PTEN gene mutations have been identified in several people who have both macrocephaly and the characteristic features of autism spectrum disorder, which affects communication and social interaction. Many of these mutations change single protein building blocks (amino acids) in the PTEN enzyme or lead to the production of an abnormally short version of the enzyme. Researchers are studying how changes in the PTEN gene are related to the risk of developing autism spectrum disorder. Some of these mutations have also been reported in families with PTEN hamartoma tumor syndrome, and it is unclear how these mutations can cause different disorders.
Somatic mutations in the PTEN gene are among the most common genetic changes found in human cancers. The cancers associated with somatic mutations are not inherited and do not occur as part of a cancer syndrome. Somatic mutations in the PTEN gene have been reported in many types of cancer, and studies suggest that PTEN may be the most frequently mutated gene in prostate cancer and endometrial cancer. PTEN gene mutations are also commonly found in brain tumors called glioblastomas and astrocytomas, and in an aggressive form of skin cancer called melanoma. Mutations in the PTEN gene reduce or eliminate the tumor suppressor function of the PTEN enzyme. The loss of this enzyme's function likely permits certain cells to divide uncontrollably, contributing to the growth of cancerous tumors. In some cases, the presence of PTEN gene mutations is associated with more advanced stages of tumor growth.
Other Names for This Gene
- mutated in multiple advanced cancers 1
- phosphatase and tensin homolog (mutated in multiple advanced cancers 1)
- phosphatase and tensin homolog deleted on chromosome 10
- protein-tyrosine phosphatase PTEN
- PTEN-MMAC1 protein
- TEP1 phosphatase
Additional Information & Resources
Tests Listed in the Genetic Testing Registry
Scientific Articles on PubMed
Catalog of Genes and Diseases from OMIM
- Bubien V, Bonnet F, Brouste V, Hoppe S, Barouk-Simonet E, David A, Edery P, Bottani A, Layet V, Caron O, Gilbert-Dussardier B, Delnatte C, Dugast C, Fricker JP, Bonneau D, Sevenet N, Longy M, Caux F; French Cowden Disease Network. High cumulative risks of cancer in patients with PTEN hamartoma tumour syndrome. J Med Genet. 2013 Apr;50(4):255-63. doi: 10.1136/jmedgenet-2012-101339. Epub 2013 Jan 18. Citation on PubMed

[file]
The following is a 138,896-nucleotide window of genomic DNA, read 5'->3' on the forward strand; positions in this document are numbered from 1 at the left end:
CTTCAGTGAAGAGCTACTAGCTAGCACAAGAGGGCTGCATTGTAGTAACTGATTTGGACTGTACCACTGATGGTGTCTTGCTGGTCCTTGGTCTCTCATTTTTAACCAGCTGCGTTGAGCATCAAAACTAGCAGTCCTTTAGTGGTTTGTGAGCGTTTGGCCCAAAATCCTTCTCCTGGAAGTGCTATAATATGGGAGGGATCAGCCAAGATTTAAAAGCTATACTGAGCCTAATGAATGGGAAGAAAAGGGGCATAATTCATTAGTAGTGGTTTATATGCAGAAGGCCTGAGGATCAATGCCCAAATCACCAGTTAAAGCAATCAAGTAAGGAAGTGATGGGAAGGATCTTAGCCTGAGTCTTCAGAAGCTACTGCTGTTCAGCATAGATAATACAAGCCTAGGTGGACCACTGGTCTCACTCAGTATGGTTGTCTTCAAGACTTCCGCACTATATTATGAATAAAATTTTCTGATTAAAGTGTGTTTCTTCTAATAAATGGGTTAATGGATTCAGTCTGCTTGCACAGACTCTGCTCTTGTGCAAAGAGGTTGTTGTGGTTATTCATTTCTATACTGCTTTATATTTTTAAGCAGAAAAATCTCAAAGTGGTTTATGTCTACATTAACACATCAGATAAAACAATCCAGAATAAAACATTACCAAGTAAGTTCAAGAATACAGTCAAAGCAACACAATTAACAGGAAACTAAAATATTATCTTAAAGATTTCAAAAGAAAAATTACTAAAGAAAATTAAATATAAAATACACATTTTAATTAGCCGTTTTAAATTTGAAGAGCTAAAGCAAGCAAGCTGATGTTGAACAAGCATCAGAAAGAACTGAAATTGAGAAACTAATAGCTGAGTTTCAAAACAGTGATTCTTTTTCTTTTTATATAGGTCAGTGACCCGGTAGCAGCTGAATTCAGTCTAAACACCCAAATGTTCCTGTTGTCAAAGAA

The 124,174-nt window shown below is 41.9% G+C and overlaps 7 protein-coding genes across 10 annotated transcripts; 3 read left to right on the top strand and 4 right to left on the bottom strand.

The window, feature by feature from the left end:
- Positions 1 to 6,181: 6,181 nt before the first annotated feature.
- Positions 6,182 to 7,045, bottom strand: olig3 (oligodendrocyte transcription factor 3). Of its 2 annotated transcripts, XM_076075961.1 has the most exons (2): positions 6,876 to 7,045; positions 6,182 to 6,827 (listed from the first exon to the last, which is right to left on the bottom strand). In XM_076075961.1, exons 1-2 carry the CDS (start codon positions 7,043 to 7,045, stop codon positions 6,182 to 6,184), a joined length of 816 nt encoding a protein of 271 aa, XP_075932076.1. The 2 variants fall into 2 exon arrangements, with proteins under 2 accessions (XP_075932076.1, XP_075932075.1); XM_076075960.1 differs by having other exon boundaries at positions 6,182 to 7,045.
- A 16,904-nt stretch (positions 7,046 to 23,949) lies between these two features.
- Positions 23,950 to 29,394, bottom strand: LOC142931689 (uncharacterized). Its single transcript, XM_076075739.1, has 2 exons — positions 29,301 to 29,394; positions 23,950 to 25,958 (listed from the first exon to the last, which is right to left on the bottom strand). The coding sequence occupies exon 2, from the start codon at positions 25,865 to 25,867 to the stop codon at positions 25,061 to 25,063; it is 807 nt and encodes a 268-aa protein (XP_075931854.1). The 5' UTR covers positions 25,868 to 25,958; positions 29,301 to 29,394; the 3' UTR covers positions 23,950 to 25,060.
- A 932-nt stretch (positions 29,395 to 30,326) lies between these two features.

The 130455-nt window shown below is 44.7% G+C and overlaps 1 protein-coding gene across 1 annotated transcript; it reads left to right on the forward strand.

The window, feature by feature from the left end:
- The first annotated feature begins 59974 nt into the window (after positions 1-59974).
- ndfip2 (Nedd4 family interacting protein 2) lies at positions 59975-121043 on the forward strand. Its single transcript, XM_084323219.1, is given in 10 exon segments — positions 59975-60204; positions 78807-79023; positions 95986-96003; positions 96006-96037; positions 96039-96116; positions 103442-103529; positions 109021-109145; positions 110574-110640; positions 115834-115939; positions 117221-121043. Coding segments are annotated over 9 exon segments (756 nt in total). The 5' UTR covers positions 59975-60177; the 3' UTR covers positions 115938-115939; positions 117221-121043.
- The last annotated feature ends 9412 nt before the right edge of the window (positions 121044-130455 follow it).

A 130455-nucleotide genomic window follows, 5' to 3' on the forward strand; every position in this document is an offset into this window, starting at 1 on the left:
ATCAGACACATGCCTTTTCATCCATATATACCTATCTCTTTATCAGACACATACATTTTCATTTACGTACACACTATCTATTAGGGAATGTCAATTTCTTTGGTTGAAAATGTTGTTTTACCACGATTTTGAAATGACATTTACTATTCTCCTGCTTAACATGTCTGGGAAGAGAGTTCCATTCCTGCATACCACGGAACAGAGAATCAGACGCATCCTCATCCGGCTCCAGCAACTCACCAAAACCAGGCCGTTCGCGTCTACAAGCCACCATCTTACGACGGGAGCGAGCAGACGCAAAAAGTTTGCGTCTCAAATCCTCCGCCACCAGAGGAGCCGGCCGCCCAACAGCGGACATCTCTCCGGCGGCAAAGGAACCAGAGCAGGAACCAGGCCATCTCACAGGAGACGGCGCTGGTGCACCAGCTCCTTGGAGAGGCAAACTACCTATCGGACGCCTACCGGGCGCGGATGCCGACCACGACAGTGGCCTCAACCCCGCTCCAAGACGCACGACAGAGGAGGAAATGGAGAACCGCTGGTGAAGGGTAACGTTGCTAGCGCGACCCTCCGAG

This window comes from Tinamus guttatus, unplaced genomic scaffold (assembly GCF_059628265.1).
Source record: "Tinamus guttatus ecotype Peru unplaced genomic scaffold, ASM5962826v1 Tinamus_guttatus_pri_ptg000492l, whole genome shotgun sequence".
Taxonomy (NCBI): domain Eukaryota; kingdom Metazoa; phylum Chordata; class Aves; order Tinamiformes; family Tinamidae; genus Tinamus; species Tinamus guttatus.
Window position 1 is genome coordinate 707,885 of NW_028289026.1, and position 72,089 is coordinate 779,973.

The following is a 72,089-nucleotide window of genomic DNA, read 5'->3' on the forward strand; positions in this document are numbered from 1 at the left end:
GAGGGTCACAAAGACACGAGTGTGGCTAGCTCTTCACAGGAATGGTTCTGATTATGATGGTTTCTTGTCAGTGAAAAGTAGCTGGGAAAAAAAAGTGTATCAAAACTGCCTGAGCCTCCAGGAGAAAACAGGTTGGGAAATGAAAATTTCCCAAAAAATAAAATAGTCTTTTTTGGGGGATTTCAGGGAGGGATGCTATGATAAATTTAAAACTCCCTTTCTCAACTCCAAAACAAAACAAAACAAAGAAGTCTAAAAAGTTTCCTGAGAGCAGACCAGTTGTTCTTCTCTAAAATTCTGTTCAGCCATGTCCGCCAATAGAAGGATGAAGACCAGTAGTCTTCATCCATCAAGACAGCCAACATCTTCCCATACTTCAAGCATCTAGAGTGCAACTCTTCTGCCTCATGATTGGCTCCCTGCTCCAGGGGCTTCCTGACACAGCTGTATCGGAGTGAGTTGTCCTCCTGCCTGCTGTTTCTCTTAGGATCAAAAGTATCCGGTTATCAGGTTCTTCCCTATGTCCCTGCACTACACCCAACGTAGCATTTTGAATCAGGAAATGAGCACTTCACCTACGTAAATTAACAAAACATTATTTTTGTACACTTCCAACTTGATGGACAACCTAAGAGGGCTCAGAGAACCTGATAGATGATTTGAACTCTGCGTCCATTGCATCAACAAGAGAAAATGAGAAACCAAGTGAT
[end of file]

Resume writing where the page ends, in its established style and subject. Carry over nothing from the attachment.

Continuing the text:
- Butler MG, Dasouki MJ, Zhou XP, Talebizadeh Z, Brown M, Takahashi TN, Miles JH, Wang CH, Stratton R, Pilarski R, Eng C. Subset of individuals with autism spectrum disorders and extreme macrocephaly associated with germline PTEN tumour suppressor gene mutations. J Med Genet. 2005 Apr;42(4):318-21. Citation on PubMed
- He X, Ni Y, Wang Y, Romigh T, Eng C. Naturally occurring germline and tumor-associated mutations within the ATP-binding motifs of PTEN lead to oxidative damage of DNA associated with decreased nuclear p53. Hum Mol Genet. 2011 Jan 1;20(1):80-9. doi: 10.1093/hmg/ddq434. Epub 2010 Oct 6. Citation on PubMed or Free article on PubMed Central
- Kechagioglou P, Papi RM, Provatopoulou X, Kalogera E, Papadimitriou E, Grigoropoulos P, Nonni A, Zografos G, Kyriakidis DA, Gounaris A. Tumor suppressor PTEN in breast cancer: heterozygosity, mutations and protein expression. Anticancer Res. 2014 Mar;34(3):1387-400. Citation on PubMed
- National Cancer Institute: Genetics of Breast and Gynecologic Cancers (PDQ®)–Health Professional Version
- Pilarski R, Burt R, Kohlman W, Pho L, Shannon KM, Swisher E. Cowden syndrome and the PTEN hamartoma tumor syndrome: systematic review and revised diagnostic criteria. J Natl Cancer Inst. 2013 Nov 6;105(21):1607-16. doi: 10.1093/jnci/djt277. Epub 2013 Oct 17. Review. Citation on PubMed
- Song MS, Salmena L, Pandolfi PP. The functions and regulation of the PTEN tumour suppressor. Nat Rev Mol Cell Biol. 2012 Apr 4;13(5):283-96. doi: 10.1038/nrm3330. Review. Citation on PubMed
- Tan MH, Mester JL, Ngeow J, Rybicki LA, Orloff MS, Eng C. Lifetime cancer risks in individuals with germline PTEN mutations. Clin Cancer Res. 2012 Jan 15;18(2):400-7. doi: 10.1158/1078-0432.CCR-11-2283. Citation on PubMed or Free article on PubMed Central
- Tilot AK, Frazier TW 2nd, Eng C. Balancing Proliferation and Connectivity in PTEN-associated Autism Spectrum Disorder. Neurotherapeutics. 2015 Jul;12(3):609-19. doi: 10.1007/s13311-015-0356-8. Review. Citation on PubMed
- Yehia L, Eng C. 65 YEARS OF THE DOUBLE HELIX: One gene, many endocrine and metabolic syndromes: PTEN-opathies and precision medicine. Endocr Relat Cancer. 2018 Aug;25(8):T121-T140. doi: 10.1530/ERC-18-0162. Epub 2018 May 23. Review. Citation on PubMed
- Yehia L, Eng C. PTEN Hamartoma Tumor Syndrome. 2001 Nov 29 [updated 2021 Feb 11]. In: Adam MP, Ardinger HH, Pagon RA, Wallace SE, Bean LJH, Gripp KW, Mirzaa GM, Amemiya A, editors. GeneReviews® [Internet]. Seattle (WA): University of Washington, Seattle; 1993-2022. Available from http://www.ncbi.nlm.nih.gov/books/NBK1488/ Citation on PubMed
- Yehia L, Eng C. PTEN hamartoma tumour syndrome: what happens when there is no PTEN germline mutation? Hum Mol Genet. 2020 Oct 20;29(R2):R150-R157. doi: 10.1093/hmg/ddaa127. Review. Citation on PubMed
- Yehia L, Keel E, Eng C. The Clinical Spectrum of PTEN Mutations. Annu Rev Med. 2020 Jan 27;71:103-116. doi: 10.1146/annurev-med-052218-125823. Epub 2019 Aug 21. Review. Citation on PubMed
- Yehia L, Ngeow J, Eng C. PTEN-opathies: from biological insights to evidence-based precision medicine. J Clin Invest. 2019 Feb 1;129(2):452-464. doi: 10.1172/JCI121277. Epub 2019 Jan 7. Review. Citation on PubMed